Preserving Our Constitution
Ann S. Jacobs, President
Wisconsin Association for Justice
In early April, voters will go to the polls to decide whether to change a key part of Wisconsin’s constitution – how the Chief Justice of the Wisconsin Supreme Court is chosen.
Under Wisconsin’s constitution, the Chief Justice is chosen objectively; we the people choose the members of the court but the sitting Justice with the most high court experience is appointed Chief Justice. Experience trumps politics and political connections.
Now there is an attempt to change this long-standing tradition, and wrest the vote from the citizens by changing our constitution. The proposed amendment would make the Chief justice position a popularity contest – instead of experience and the voters dictating who gets the job of leading the court, the seven sitting Justices, behind closed doors, would every two years pick a new leader. Politics now trumps experience.
As if eliminating Wisconsin’s history weren’t enough, this proposal appears to be sadly steeped in the politics of the moment.
On the high court since 1976, current Chief Justice Shirley Abrahamson has held the court’s top spot since 1996, has been reelected four times, and her current term ends in 2019. She is considered a role model nationwide for a state Supreme Court justice. Abrahamson has been elected president of the National Conference of Chief Justices; she’s earned 15 honorary law degrees from universities nationwide.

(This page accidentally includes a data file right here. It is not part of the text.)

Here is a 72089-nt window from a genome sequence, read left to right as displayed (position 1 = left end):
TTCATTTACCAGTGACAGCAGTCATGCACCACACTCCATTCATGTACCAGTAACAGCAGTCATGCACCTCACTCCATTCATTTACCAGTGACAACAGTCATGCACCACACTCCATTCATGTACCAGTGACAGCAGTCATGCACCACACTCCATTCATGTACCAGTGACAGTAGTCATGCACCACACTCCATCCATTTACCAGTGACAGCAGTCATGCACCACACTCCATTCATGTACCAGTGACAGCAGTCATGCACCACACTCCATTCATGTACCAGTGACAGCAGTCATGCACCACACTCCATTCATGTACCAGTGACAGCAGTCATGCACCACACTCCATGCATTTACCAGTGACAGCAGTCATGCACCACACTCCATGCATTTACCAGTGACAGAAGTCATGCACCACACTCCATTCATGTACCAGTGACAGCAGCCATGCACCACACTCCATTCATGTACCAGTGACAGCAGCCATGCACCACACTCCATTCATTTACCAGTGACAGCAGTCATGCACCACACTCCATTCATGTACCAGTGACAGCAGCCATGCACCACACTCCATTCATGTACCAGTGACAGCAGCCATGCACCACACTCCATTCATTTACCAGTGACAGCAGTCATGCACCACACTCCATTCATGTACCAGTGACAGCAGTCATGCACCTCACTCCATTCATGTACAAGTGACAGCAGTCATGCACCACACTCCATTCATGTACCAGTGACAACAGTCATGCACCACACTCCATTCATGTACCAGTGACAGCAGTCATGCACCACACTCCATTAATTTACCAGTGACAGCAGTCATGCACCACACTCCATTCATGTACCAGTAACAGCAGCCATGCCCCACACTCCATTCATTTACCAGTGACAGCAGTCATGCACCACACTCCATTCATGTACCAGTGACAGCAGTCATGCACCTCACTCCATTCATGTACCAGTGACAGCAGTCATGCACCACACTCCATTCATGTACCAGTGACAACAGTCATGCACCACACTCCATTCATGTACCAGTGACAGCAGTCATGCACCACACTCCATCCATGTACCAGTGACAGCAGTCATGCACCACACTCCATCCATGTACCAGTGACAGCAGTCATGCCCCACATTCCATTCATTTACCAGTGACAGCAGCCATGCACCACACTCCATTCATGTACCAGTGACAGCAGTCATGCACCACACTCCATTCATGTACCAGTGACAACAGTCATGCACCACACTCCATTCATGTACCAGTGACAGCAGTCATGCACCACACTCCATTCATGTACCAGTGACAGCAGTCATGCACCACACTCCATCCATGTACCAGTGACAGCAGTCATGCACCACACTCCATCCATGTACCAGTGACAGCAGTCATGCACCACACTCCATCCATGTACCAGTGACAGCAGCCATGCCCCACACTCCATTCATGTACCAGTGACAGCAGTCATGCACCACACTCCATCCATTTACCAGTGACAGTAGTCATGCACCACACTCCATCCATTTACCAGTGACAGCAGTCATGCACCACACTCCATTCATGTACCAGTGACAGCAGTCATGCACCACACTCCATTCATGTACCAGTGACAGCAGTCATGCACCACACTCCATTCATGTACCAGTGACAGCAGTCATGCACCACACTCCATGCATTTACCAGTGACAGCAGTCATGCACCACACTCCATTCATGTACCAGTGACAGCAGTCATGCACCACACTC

Like any jurist, there are those who disagree with her opinions. Opponents of the amendment argue that those who disagree with Abrahamson’s track record are hoping to “change the referee.” Supporters argue that removing the Chief Justice was not the motivation for the referendum. Instead, they call it a step towards bringing Wisconsin’s judicial elections into line with other states. Yet this act won’t apply only to future judges – it changes the game for one particular judge – one who has been consistently reelected by Wisconsinites for nearly 40 years.
“Of course, this is about getting rid of one Justice,” said former Mississippi Supreme Court Justice and Republican legislator, Oliver Diaz. “If it wasn’t, they would grandfather in sitting Justices or not have the law take effect mid-term.”
This change to our Wisconsin constitution is bad for Wisconsin and bad for our democracy. We shouldn’t eliminate our cherished right to elect our chief judge in an attempt to “change the referee.” Wisconsinites can disagree on many issues, but we are unified in our desire to continue our 125 year tradition of electing our chief judge.
Let your voice be heard that our Constitution should not be tinkered with for political gain.
Choose experience over politics and vote “no” on April 7.